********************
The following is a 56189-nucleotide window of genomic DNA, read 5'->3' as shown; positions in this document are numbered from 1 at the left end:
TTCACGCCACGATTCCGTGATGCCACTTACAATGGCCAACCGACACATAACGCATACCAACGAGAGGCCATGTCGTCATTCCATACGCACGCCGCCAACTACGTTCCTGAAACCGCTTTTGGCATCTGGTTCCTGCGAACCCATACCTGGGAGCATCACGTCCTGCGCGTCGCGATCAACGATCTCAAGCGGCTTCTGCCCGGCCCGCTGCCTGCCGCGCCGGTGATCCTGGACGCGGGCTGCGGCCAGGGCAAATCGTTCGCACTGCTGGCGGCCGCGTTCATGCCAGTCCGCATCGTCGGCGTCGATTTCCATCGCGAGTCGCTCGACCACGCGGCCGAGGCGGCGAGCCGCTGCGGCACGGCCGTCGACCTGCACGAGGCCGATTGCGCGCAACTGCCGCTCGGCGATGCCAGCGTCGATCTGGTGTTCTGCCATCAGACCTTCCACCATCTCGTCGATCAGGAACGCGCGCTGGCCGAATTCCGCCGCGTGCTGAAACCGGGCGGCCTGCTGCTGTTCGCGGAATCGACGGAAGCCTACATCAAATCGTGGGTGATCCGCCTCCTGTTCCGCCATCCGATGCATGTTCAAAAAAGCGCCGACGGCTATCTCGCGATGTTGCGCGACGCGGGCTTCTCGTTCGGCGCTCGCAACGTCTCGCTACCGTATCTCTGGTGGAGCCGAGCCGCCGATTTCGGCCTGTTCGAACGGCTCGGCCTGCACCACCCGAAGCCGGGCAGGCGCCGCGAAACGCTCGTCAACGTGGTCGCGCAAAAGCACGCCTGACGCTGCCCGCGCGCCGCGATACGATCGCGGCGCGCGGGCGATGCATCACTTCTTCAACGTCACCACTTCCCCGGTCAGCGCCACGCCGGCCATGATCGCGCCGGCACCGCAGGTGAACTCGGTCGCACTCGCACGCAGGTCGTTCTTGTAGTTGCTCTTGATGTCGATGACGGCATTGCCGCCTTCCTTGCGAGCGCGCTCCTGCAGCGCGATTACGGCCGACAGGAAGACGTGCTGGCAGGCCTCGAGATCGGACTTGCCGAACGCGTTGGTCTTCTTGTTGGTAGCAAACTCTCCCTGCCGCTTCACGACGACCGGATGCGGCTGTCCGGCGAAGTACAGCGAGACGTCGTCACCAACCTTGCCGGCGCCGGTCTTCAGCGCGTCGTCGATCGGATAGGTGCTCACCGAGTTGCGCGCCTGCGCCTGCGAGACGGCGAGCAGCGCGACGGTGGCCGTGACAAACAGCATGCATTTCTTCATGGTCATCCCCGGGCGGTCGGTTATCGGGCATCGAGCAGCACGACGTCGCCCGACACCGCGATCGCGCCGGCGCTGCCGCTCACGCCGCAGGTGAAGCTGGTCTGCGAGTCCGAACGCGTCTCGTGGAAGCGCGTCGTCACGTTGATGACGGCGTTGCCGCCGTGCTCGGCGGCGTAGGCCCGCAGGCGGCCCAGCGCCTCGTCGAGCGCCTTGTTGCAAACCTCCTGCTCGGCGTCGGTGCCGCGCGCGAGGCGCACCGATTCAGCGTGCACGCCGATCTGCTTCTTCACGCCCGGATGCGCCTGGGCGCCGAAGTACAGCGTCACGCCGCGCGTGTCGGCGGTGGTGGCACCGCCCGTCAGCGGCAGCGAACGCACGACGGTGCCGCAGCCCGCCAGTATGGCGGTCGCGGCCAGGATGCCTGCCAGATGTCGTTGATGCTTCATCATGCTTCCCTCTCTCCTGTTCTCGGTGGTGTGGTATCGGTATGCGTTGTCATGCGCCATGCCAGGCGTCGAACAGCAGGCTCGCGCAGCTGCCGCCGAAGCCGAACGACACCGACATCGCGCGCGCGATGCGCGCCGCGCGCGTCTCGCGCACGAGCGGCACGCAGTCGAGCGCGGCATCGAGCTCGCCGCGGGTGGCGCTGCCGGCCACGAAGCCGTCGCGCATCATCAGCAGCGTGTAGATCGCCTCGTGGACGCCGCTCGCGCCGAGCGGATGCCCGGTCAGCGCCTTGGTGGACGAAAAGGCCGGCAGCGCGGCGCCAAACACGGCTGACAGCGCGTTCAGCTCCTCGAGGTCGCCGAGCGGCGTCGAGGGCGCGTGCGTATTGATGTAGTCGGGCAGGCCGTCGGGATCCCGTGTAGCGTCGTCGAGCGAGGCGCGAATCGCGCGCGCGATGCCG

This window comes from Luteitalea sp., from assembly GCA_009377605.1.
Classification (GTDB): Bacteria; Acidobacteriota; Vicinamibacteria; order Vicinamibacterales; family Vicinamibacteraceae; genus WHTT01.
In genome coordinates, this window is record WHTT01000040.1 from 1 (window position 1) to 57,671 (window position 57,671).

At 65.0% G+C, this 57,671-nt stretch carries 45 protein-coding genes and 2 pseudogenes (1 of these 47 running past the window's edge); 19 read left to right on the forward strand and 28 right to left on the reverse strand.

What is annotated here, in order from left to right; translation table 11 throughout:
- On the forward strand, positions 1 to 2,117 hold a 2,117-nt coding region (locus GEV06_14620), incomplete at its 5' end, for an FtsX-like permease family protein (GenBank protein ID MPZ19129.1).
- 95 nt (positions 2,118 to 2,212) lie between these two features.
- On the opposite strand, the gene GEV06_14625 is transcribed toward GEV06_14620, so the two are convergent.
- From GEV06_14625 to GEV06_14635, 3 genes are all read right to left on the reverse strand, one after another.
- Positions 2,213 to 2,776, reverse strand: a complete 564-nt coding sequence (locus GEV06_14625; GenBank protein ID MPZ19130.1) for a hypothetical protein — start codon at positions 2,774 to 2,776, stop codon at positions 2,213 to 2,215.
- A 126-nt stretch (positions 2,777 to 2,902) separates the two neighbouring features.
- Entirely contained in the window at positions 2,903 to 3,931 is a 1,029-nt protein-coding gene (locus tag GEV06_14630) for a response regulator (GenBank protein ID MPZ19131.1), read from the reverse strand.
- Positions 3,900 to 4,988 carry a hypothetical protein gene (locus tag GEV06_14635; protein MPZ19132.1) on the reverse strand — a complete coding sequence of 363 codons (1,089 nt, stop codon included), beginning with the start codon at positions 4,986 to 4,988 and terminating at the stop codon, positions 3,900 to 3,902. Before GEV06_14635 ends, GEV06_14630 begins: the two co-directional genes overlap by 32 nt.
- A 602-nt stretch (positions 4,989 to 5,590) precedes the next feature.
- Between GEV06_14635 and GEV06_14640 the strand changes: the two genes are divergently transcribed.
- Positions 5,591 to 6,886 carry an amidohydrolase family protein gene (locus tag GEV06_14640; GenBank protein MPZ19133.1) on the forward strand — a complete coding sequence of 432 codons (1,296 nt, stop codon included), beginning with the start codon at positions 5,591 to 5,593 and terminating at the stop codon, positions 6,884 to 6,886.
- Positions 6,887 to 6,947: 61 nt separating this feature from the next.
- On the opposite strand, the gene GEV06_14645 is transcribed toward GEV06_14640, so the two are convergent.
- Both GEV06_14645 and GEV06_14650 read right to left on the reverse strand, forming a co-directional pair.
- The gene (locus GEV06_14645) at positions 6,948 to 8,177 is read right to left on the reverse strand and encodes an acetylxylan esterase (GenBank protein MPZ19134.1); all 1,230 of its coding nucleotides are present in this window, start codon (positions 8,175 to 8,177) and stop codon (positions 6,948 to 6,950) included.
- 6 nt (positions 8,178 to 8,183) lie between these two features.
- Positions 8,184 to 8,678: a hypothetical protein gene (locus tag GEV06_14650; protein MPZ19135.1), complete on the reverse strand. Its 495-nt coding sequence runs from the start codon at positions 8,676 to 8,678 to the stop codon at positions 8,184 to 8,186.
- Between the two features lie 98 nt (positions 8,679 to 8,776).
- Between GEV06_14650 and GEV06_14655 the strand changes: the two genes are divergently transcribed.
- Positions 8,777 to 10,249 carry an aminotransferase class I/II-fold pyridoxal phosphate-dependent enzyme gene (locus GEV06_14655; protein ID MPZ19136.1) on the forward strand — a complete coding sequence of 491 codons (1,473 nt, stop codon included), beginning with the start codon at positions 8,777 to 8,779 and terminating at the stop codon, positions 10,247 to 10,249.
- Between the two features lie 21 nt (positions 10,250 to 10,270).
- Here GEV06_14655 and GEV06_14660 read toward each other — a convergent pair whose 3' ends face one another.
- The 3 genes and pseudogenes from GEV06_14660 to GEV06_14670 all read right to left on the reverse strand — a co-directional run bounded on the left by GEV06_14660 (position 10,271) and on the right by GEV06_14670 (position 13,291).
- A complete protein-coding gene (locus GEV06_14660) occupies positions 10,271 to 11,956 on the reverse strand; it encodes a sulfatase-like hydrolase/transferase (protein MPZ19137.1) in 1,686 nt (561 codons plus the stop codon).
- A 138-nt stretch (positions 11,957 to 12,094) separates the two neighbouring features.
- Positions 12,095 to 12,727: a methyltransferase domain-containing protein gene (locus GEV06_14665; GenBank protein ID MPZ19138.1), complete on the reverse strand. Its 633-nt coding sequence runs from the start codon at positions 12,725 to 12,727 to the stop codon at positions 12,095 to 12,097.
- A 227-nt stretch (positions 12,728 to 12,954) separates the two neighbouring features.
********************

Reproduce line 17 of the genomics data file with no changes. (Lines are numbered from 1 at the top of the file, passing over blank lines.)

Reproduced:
- Between GEV06_14635 and GEV06_14640 the strand changes: the two genes are divergently transcribed.